In its 18th year, Safer Internet Day advocates secure online practises for all with a particular focus on children and young people, an important movement that BullGuard is proud to support.

Safer Internet Day, a globally celebrated event, which encourages all of those who use the internet and all those who have a stake in the future of children, to join together to make the internet a safer and better place. To help parents ensure that their children can navigate the internet safely, consumer cybersecurity champion, BullGuard, offers a range of valuable age-appropriate tips that help set ground rules and establish boundaries to keep children safe and give parents peace of mind.

Nat Maple, Chief Marketing Officer at BullGuard said: “The internet is a great tool for exploration, education and communication, however, as law enforcement, cybersecurity companies, educators and child protection organisations will tell you, it can also be a minefield of misinformation and deception. In this digital world it’s absolutely essential that children have the protection and guidance they need and hopefully these tips will go some way towards arming parents and carers with knowledge and tools to help guide them to safe online practises.”

Safer internet tips for up to 5 years of age:

Set up passwords/PINs and avoid letting children have them.
Check the age recommendation before you download apps, games, online TV and films. 
When using public Wi-Fi, remember, if the children are playing on a smartphone or tablet they may inadvertently be exposed to hackers, unless you are using a VPN (virtual private network) on the device. A VPN keeps you safe on public Wi-Fi by hiding your presence online and encrypting data.
If your child has their own tablet, set the homepage to an appropriate kiddie website such as Amazon Kids or CBeebies.
Share your technology rules with grandparents, babysitters and other care providers. 

Safer internet tips for 6 to 9 years old:

Use good Internet Security with parental controls so that you can block inappropriate content.
Let children know that they shouldn’t reveal anything about themselves online, such as passwords, the name of their school, or their home address.
If your child asks to use an app, view certain content, or use new technology, such as the latest smartphone or 3D virtual reality headsets, do a safety check first. For instance, can privacy settings be applied, is content appropriate and would new technology actually benefit them? 

Safer internet tips for 10 to 12 years old:

Advise your child that it is very important to keep phones and other devices secure and well-hidden when they’re not at home to minimise the risk of theft or loss.
Discuss what is safe and appropriate to post and share online. Written comments, photos and videos all form part of their ‘digital footprint’ and could be seen by anyone and available on the internet forever, even when they are deleted.
Explain to your child that being online doesn’t give them anonymity or protection, and that they shouldn’t do anything online that they wouldn’t do face-to-face.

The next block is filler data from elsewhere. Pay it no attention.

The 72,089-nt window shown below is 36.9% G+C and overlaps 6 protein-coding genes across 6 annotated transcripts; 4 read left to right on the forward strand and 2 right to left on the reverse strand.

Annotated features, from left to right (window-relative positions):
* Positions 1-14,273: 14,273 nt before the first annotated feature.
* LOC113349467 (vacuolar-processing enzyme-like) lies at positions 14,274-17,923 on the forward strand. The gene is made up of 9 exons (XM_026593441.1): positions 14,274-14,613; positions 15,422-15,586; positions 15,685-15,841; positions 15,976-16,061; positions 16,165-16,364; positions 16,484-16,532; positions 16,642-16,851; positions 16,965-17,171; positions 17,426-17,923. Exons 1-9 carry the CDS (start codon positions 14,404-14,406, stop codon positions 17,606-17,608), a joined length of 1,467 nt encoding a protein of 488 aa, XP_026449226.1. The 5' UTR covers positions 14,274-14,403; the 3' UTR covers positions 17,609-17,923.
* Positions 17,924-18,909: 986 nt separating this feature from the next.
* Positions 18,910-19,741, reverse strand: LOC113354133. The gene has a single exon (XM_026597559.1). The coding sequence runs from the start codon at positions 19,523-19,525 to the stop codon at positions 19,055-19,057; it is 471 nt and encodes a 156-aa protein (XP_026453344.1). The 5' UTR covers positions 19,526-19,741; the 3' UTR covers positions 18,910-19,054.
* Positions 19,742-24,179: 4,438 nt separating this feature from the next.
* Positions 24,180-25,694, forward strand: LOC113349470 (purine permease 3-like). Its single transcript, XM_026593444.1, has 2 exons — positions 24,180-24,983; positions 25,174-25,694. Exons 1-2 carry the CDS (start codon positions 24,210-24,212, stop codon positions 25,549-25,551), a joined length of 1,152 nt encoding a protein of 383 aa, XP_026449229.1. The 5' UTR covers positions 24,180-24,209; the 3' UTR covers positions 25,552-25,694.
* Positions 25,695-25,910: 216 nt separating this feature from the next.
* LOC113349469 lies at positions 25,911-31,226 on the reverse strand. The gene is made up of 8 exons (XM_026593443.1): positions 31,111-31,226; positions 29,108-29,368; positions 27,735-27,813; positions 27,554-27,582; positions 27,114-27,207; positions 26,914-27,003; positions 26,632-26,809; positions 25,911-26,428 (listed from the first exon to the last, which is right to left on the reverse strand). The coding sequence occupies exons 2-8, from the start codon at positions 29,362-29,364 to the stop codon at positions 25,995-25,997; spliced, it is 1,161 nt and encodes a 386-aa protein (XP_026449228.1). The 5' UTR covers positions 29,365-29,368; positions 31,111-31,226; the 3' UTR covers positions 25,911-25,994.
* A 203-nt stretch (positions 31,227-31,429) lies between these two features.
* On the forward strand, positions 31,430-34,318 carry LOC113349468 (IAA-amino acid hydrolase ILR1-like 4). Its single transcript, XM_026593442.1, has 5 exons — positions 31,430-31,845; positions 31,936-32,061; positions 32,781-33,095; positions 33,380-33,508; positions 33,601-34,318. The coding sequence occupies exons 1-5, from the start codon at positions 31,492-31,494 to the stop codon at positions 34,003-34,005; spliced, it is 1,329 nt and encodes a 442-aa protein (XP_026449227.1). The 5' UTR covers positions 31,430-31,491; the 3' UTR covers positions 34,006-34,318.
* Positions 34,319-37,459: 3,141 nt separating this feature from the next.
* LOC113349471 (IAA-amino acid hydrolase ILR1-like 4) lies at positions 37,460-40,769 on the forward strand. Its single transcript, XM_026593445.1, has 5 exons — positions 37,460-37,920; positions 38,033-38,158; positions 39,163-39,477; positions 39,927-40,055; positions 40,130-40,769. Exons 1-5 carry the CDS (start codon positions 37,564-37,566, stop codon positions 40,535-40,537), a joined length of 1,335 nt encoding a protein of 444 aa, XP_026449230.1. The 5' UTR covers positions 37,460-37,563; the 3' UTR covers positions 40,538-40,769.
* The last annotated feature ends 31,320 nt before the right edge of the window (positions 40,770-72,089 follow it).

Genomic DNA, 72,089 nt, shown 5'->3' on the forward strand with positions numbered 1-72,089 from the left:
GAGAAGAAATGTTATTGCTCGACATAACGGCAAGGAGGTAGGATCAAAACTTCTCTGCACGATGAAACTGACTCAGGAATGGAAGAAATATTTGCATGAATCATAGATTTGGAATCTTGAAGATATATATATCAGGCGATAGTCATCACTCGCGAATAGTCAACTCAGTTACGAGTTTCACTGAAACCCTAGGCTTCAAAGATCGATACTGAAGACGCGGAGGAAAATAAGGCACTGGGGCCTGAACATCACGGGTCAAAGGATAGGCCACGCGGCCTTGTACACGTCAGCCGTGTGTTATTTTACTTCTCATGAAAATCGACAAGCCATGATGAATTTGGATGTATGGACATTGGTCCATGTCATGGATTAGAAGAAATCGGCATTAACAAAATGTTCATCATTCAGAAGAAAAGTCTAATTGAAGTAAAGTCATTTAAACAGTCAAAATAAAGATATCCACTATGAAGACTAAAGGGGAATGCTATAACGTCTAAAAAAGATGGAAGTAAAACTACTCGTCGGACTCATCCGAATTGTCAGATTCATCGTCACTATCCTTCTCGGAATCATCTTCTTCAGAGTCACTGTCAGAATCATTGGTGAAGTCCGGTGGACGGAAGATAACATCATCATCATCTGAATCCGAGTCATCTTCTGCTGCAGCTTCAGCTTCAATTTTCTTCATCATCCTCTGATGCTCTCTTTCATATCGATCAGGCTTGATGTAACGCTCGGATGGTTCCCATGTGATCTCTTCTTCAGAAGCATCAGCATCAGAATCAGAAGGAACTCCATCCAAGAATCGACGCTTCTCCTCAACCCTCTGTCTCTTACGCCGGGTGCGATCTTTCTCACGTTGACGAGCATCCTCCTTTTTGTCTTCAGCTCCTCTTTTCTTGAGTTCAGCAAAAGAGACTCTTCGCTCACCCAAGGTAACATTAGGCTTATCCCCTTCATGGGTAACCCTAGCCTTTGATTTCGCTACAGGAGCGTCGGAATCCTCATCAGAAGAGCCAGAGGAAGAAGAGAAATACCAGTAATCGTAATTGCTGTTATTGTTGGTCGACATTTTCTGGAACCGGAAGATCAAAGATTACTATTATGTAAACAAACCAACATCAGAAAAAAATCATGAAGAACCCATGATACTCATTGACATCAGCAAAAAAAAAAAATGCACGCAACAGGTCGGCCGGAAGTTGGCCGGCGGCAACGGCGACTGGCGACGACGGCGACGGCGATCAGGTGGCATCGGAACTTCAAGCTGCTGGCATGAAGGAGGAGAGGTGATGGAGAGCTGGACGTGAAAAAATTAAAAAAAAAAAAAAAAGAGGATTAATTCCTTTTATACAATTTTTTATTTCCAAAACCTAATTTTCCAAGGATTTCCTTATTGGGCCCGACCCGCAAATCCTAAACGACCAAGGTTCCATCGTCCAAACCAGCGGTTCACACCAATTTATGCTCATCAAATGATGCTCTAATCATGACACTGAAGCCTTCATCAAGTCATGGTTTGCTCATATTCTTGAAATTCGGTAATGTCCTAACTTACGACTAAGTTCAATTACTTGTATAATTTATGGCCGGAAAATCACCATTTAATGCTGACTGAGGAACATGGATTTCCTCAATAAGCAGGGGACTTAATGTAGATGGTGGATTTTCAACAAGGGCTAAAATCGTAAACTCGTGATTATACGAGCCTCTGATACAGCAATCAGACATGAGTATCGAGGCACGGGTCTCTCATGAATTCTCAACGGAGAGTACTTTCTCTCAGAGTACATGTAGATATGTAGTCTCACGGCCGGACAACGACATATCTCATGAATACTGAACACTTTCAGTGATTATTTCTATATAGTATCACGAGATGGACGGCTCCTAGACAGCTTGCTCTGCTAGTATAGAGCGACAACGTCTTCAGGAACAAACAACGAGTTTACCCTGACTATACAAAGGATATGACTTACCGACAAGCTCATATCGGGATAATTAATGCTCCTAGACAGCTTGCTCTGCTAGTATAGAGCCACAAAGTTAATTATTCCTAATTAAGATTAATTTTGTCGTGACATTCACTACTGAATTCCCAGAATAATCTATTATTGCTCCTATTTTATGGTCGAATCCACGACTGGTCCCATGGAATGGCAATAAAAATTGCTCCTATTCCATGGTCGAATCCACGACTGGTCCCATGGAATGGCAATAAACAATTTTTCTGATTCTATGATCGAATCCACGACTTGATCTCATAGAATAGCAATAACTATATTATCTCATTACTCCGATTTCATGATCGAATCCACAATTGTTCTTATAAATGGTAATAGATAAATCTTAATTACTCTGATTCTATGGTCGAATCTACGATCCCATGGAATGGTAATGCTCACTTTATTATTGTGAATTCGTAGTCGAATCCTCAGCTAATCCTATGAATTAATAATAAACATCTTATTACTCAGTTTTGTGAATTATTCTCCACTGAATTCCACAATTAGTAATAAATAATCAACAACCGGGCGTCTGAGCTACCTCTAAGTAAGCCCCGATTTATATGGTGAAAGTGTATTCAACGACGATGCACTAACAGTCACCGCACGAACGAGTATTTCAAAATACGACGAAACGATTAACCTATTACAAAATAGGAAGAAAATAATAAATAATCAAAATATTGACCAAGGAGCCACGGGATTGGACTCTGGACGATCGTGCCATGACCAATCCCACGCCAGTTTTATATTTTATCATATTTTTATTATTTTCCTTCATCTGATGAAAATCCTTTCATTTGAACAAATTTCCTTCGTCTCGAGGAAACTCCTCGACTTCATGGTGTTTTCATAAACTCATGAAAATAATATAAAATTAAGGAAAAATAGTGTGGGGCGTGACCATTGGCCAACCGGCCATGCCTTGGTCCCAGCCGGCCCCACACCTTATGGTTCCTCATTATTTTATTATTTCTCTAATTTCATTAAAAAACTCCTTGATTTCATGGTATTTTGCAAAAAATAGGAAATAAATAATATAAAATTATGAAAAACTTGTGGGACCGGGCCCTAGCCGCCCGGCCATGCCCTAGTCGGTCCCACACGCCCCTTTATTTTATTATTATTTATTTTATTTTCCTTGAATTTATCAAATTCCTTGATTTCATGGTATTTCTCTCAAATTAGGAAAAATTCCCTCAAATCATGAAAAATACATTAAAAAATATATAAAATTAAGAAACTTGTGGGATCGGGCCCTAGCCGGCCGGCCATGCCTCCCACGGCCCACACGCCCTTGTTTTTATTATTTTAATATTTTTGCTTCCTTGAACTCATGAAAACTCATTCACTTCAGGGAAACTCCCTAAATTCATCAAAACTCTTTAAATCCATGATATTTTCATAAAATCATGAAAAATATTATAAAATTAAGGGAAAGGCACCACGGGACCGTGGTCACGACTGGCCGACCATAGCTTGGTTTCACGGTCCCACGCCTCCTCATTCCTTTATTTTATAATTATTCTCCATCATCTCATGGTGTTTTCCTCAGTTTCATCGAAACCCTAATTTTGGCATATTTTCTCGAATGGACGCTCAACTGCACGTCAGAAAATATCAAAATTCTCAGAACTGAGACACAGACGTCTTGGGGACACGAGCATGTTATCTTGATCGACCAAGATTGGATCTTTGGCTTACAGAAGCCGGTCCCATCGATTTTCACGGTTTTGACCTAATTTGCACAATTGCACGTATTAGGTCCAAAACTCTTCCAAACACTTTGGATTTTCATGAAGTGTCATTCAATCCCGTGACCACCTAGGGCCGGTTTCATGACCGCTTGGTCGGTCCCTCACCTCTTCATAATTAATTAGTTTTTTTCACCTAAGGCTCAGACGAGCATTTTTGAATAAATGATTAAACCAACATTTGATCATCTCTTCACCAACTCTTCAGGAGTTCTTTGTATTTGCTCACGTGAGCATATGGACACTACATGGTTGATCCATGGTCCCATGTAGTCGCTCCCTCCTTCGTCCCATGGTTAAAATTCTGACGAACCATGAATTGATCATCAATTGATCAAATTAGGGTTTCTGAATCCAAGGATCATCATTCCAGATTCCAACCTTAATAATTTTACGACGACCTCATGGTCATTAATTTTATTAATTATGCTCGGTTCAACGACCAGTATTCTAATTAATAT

Ensure that privacy settings have been applied to social media apps so strangers can’t access your child’s groups and shares. Also make sure that the children understand the importance of not accepting friend requests from people they don’t know. 

Safer internet tips for 13 years and over:

You may be starting to think your child knows more about using technology than you do, and you are likely correct. It is a good idea to try to keep up to date on latest trends (games and social platforms etc) and to discuss with your child what you know and what they are learning.
Talk about the kind of content they have seen and could potentially see online. They also need to understand the importance of not sending compromising pictures of themselves to other people as well as letting someone know if they receive images from anyone, especially strangers.
Talk frankly to your child about how they explore issues related to the health, wellbeing and body image of themselves and others online. They may be discovering inaccurate or dangerous information online at what is a vulnerable time in their lives.
Have open conversations about how they behave towards others, particularly with regard to what they post online, and ensure that they are aware of all of the repercussions and effects that hurtful, misleading posts or untrue comments can have. Also, make them aware of the dangers of behaviours like sexting and inappropriate use of webcams.
Ensure your children always ask permission for access to your payment card or other financial details.

Final note. If your child has advanced technological knowledge, they could start experimenting with accessing confidential information from websites or companies. This is in no uncertain terms, hacking. If you think that your child could have this level of technology know-how, whether you believe they would attempt such an activity or not, it is important to warn them about the dangers and legal implications of hacking and steer them towards positive use of technology. It may just prevent them accidentally or intentionally engaging in activity that could have criminal consequences.